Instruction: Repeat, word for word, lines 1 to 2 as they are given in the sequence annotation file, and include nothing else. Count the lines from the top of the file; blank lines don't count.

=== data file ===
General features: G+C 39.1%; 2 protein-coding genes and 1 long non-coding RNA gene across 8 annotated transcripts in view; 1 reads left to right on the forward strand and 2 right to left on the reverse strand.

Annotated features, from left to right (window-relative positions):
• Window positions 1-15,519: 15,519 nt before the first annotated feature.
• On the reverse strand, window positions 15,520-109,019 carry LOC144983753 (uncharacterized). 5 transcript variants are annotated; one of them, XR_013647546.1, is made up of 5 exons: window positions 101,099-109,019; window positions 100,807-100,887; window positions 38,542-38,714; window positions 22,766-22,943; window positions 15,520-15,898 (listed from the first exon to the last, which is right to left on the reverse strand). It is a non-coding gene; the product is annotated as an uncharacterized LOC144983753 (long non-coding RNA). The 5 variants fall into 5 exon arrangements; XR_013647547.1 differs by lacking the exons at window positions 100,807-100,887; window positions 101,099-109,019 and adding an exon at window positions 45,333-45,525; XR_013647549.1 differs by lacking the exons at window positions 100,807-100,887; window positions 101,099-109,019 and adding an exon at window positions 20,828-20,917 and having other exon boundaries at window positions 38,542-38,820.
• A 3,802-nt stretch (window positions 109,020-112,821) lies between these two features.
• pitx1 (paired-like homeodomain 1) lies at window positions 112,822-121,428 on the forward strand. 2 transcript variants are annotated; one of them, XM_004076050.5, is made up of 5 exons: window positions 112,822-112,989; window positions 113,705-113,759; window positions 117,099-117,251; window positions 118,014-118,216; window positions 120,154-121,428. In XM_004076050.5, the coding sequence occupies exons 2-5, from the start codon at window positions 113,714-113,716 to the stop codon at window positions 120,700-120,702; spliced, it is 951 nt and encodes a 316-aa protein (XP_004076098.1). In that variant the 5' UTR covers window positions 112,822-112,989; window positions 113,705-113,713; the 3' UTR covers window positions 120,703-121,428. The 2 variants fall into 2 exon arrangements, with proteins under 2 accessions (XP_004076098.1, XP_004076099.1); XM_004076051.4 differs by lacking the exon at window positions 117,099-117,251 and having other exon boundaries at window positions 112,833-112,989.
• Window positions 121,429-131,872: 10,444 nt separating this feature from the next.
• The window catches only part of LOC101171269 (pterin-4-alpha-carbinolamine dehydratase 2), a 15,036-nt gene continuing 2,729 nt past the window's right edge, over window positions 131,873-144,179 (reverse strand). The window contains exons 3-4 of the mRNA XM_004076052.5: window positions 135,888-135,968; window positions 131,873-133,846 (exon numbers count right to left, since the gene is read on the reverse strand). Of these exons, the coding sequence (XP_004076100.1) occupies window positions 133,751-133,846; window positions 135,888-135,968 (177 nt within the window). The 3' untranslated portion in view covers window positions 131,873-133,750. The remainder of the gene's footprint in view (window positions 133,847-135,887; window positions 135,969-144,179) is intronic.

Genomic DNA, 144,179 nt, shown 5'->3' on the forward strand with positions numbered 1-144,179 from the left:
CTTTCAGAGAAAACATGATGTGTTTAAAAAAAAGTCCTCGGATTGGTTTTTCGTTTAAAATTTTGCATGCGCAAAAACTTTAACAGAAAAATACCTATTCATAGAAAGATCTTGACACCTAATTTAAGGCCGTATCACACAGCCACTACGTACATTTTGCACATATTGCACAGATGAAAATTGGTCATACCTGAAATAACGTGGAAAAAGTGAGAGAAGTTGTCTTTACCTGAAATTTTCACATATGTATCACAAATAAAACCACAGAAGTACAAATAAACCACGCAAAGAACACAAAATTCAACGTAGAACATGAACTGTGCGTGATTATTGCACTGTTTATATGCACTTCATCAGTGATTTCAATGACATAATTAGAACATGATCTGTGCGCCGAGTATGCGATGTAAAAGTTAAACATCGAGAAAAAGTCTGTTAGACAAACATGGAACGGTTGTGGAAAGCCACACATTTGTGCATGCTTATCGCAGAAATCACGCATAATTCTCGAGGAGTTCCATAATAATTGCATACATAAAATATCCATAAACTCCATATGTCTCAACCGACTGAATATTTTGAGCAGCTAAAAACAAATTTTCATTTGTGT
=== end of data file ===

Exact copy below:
General features: G+C 39.1%; 2 protein-coding genes and 1 long non-coding RNA gene across 8 annotated transcripts in view; 1 reads left to right on the forward strand and 2 right to left on the reverse strand.

Annotated features, from left to right (window-relative positions):